Things You'll Need
- Cardboard tube
- Long balloon
- Card stock
- Markers, crayons and/or stickers for decorating
Making a cardboard tube and balloon rocket is a fun and inexpensive craft for kids that allows them to be creative and provides a fun activity to enjoy upon completion. There are few critical dimensions for the rocket, but remember that the balloon is powering it, so heavy-gauge cardboard tubing will be self-defeating. A cardboard tube from a roll of paper towels is an ideal size to consider for this activity. Likewise, balloons come in a variety of shapes and sizes; consider one that is elongated and at least 4 inches shorter than the tube.
Cut card stock with scissors to make fins. The base of the fin should not exceed the diameter of the cardboard tube and the height of each fin should not be more than twice its base.
Glue the fins on to the tube in the desired locations and allow them to dry. Typically three or four fins are sufficient to provide some stability; they should be located near the base of the rocket.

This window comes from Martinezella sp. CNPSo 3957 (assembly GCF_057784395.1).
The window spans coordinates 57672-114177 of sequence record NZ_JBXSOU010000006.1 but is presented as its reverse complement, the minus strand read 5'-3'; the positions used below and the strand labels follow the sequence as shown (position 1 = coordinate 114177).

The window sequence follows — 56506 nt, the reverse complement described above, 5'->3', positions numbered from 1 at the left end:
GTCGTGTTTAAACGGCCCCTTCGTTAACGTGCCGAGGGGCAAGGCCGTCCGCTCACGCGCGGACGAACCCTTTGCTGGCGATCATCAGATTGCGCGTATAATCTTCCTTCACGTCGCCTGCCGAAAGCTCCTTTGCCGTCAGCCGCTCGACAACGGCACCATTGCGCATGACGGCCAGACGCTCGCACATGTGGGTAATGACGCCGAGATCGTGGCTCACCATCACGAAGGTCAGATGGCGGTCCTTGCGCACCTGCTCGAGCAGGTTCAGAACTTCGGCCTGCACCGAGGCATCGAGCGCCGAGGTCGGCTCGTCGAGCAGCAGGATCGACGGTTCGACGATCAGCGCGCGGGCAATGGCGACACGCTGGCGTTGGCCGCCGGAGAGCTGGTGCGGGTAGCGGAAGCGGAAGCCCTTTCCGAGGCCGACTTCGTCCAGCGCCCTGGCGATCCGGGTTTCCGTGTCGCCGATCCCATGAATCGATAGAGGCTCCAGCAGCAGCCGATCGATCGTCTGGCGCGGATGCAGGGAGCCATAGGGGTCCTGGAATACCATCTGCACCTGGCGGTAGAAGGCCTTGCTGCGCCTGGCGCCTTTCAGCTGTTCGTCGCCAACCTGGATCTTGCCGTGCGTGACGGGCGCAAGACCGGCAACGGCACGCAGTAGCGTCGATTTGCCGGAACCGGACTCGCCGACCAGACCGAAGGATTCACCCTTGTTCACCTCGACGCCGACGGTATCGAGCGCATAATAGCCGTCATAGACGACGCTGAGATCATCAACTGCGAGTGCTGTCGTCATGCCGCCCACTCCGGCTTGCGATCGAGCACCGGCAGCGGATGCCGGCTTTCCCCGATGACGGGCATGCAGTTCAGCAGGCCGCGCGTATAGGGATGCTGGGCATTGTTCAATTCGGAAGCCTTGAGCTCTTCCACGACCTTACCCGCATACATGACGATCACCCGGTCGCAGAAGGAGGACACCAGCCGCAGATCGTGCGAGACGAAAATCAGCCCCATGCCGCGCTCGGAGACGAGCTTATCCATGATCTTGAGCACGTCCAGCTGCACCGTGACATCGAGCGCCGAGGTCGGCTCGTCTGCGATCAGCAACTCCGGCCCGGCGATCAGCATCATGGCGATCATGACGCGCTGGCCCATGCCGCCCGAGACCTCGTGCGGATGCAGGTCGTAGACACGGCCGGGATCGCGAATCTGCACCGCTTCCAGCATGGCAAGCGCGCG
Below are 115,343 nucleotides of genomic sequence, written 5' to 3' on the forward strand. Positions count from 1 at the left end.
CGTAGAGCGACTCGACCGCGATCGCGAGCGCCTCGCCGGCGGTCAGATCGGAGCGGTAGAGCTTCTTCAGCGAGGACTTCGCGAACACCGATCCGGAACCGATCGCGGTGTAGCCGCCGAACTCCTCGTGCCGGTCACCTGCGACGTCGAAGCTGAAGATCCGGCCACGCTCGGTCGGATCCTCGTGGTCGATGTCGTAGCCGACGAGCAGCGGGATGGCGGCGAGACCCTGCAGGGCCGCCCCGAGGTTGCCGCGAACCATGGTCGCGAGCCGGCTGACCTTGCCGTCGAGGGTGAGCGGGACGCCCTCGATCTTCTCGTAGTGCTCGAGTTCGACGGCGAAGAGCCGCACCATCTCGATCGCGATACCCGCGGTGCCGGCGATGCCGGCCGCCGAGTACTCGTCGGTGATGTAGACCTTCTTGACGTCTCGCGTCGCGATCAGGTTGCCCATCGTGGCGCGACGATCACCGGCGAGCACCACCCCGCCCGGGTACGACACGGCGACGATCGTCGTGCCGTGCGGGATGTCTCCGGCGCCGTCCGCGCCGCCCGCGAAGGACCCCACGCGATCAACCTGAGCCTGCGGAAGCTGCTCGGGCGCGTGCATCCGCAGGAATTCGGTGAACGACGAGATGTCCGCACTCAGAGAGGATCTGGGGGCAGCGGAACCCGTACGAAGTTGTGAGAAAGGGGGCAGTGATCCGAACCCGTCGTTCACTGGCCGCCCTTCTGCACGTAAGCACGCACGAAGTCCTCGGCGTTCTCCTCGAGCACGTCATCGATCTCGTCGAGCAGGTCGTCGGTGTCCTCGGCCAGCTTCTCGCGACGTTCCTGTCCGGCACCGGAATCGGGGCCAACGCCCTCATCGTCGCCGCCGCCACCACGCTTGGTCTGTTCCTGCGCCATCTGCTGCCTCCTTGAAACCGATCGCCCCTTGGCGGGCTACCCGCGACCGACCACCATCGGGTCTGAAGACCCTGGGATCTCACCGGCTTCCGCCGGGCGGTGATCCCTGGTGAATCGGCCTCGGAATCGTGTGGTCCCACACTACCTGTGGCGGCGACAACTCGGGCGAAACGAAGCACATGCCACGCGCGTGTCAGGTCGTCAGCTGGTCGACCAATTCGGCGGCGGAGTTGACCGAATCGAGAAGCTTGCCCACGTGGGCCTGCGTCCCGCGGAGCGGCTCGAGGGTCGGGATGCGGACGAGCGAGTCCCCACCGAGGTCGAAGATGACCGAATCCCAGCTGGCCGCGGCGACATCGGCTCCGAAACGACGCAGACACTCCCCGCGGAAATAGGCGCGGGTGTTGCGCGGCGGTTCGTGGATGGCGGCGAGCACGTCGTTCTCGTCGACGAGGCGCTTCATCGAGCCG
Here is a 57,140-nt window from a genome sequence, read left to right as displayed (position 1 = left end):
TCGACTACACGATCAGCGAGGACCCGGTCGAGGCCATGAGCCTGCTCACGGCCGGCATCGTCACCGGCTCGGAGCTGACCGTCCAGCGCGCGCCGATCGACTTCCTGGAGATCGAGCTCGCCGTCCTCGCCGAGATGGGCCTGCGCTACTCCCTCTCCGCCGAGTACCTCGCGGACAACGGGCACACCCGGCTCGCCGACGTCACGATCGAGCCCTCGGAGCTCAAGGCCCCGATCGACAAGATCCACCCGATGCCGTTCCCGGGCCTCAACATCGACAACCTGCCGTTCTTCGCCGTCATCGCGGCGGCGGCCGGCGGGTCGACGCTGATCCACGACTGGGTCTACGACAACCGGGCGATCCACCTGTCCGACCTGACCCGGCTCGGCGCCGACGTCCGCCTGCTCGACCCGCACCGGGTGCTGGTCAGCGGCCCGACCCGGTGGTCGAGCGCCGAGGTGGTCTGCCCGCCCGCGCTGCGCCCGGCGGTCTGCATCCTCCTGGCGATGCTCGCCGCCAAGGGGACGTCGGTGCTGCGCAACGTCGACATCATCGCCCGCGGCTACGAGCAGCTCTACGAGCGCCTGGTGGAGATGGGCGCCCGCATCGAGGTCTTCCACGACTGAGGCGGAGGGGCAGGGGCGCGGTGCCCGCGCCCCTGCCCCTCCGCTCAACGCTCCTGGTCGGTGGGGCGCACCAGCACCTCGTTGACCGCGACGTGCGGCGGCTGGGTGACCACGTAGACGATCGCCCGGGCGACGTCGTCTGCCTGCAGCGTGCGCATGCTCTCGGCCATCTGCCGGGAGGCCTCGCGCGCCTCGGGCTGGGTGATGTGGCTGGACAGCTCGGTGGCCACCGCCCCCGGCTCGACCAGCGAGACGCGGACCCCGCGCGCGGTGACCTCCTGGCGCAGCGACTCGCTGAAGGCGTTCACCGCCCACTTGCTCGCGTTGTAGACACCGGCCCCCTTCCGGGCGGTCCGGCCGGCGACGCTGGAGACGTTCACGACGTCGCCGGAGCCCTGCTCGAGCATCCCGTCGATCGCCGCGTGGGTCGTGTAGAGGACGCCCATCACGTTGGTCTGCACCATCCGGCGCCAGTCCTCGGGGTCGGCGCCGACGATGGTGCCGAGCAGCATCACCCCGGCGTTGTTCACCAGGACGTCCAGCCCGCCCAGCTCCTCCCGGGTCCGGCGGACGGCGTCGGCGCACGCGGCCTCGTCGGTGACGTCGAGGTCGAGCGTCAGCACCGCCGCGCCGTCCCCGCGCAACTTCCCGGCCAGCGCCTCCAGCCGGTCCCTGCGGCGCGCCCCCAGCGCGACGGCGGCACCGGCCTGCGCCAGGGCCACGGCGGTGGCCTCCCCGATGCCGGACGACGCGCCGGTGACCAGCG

Decorate the tube as desired. Here is where the creativity comes in to play; the decorating gives a feel of ownership to the user, so allow the kids to have some fun here.
Insert the balloon into the bottom of the rocket. This is easiest by holding the rocket upside down in one hand and sliding the balloon into the tube with the other while maintaining a grip on the end of the balloon for inflating it.
Inflate the balloon while holding the end of it in place just outside of the base of the tube. Once the balloon begins to inflate, the force of the air pressure will keep it firmly inside of the rocket.
Launch the rocket in a safe location by releasing the end of the balloon. Once the air has been expelled from the balloon, it will separate from the rocket and need to be recovered along with the rocket.
A cap or nose cone may be added to the rocket if desired. However, if the balloon protrudes from the end a bit when inflated, the resultant shape is actually more aerodynamic than an angular nose cone. Again, here is where creativity and just having fun should determine the design.
Michael Rytting has been writing since 2011. His professional interests focus on materials, especially plastics. He also has experience in metal refining and processing. He received a Bachelors of Science in chemical engineering from Brigham Young University and has been issued a U.S. patent.